Directed by Charles Ferguson
Cornerhouse, 23 February 2011
The best attempt bar only one (the one in question being John Lanchester’s Whoops!) to make sense of the financial crisis that has led to our current economic malaise.
Charles Ferguson’s film (he wrote as well as directed it) presents a solid forensic analysis of the causes and consequences of the collapse, among them deregulation, greed, lax oversight, risk taking which was rewarded when it was successful but not punished when it fell flat. He also speaks directly to many of the significant players, though the really big cheeses chickened out of being interviewed.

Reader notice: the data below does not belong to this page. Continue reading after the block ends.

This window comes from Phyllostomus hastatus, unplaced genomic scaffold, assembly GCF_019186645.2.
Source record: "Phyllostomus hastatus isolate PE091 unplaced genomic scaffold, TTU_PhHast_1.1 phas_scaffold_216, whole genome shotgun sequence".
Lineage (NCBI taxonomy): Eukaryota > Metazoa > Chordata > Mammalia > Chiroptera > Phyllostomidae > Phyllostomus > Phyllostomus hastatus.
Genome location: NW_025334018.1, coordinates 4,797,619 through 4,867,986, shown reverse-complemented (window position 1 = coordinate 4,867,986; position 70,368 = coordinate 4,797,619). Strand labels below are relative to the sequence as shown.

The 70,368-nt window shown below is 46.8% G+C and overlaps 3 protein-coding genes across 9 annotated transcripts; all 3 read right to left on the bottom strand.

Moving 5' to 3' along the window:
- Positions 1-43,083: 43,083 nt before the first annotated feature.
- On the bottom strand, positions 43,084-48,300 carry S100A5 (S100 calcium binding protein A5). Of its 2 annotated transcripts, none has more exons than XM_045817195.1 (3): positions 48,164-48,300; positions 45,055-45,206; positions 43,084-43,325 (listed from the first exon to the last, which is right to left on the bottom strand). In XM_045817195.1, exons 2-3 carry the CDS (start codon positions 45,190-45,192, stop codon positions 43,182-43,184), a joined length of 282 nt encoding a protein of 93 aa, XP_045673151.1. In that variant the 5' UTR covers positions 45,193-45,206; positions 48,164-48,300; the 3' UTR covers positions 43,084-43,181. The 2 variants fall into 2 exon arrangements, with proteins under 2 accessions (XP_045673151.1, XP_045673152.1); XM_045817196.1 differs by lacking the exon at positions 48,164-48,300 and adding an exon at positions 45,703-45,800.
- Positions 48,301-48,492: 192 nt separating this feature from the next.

It was good to see a few of these guys squeal, mind, among them an academic who, when the shit really hit the fan, felt an urgent need to revise a textbook. Unbelievable. You couldn’t make it up, well maybe Joseph Heller could.
There’s an object lesson for other documentary makers here, too. A sound, super-competent journalist, Ferguson repeatedly shows the advantage of challenging falsehoods with facts rather than polemic. It seems to work very effectively. Can you learn the lesson, Michael Moore?
Unshowy (unless you count Matt Damon’s crisp narrative; I don’t), without gimmicks of any kind, this is nonetheless a devastatingly effective analysis of the banking industry.